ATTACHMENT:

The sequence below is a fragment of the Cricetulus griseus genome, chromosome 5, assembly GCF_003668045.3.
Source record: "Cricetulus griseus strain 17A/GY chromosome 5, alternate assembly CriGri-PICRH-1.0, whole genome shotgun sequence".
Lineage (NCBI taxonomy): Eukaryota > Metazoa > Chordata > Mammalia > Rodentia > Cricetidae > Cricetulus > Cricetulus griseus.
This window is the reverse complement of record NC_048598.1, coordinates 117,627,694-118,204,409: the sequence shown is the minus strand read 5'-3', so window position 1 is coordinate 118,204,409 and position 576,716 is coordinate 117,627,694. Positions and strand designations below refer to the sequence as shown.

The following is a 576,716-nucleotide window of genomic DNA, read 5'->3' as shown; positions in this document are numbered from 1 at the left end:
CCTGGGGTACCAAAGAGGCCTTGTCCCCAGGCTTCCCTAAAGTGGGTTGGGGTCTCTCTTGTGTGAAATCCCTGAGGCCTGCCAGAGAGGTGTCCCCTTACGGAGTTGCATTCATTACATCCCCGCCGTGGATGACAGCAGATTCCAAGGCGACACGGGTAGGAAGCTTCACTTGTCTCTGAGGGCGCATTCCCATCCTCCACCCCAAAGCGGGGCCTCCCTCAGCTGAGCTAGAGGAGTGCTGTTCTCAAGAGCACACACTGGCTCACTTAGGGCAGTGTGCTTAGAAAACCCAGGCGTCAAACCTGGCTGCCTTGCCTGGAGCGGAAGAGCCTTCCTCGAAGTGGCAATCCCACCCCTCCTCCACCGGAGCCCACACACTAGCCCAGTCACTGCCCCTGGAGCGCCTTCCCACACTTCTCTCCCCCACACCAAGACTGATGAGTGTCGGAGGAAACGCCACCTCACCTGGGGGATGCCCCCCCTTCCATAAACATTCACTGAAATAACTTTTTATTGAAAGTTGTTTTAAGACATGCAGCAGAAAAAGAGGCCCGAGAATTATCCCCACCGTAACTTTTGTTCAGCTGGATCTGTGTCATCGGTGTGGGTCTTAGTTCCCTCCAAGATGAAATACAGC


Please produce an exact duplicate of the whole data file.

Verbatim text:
The sequence below is a fragment of the Cricetulus griseus genome, chromosome 5, assembly GCF_003668045.3.
Source record: "Cricetulus griseus strain 17A/GY chromosome 5, alternate assembly CriGri-PICRH-1.0, whole genome shotgun sequence".
Lineage (NCBI taxonomy): Eukaryota > Metazoa > Chordata > Mammalia > Rodentia > Cricetidae > Cricetulus > Cricetulus griseus.
This window is the reverse complement of record NC_048598.1, coordinates 117,627,694-118,204,409: the sequence shown is the minus strand read 5'-3', so window position 1 is coordinate 118,204,409 and position 576,716 is coordinate 117,627,694. Positions and strand designations below refer to the sequence as shown.

The following is a 576,716-nucleotide window of genomic DNA, read 5'->3' as shown; positions in this document are numbered from 1 at the left end:
CCTGGGGTACCAAAGAGGCCTTGTCCCCAGGCTTCCCTAAAGTGGGTTGGGGTCTCTCTTGTGTGAAATCCCTGAGGCCTGCCAGAGAGGTGTCCCCTTACGGAGTTGCATTCATTACATCCCCGCCGTGGATGACAGCAGATTCCAAGGCGACACGGGTAGGAAGCTTCACTTGTCTCTGAGGGCGCATTCCCATCCTCCACCCCAAAGCGGGGCCTCCCTCAGCTGAGCTAGAGGAGTGCTGTTCTCAAGAGCACACACTGGCTCACTTAGGGCAGTGTGCTTAGAAAACCCAGGCGTCAAACCTGGCTGCCTTGCCTGGAGCGGAAGAGCCTTCCTCGAAGTGGCAATCCCACCCCTCCTCCACCGGAGCCCACACACTAGCCCAGTCACTGCCCCTGGAGCGCCTTCCCACACTTCTCTCCCCCACACCAAGACTGATGAGTGTCGGAGGAAACGCCACCTCACCTGGGGGATGCCCCCCCTTCCATAAACATTCACTGAAATAACTTTTTATTGAAAGTTGTTTTAAGACATGCAGCAGAAAAAGAGGCCCGAGAATTATCCCCACCGTAACTTTTGTTCAGCTGGATCTGTGTCATCGGTGTGGGTCTTAGTTCCCTCCAAGATGAAATACAGC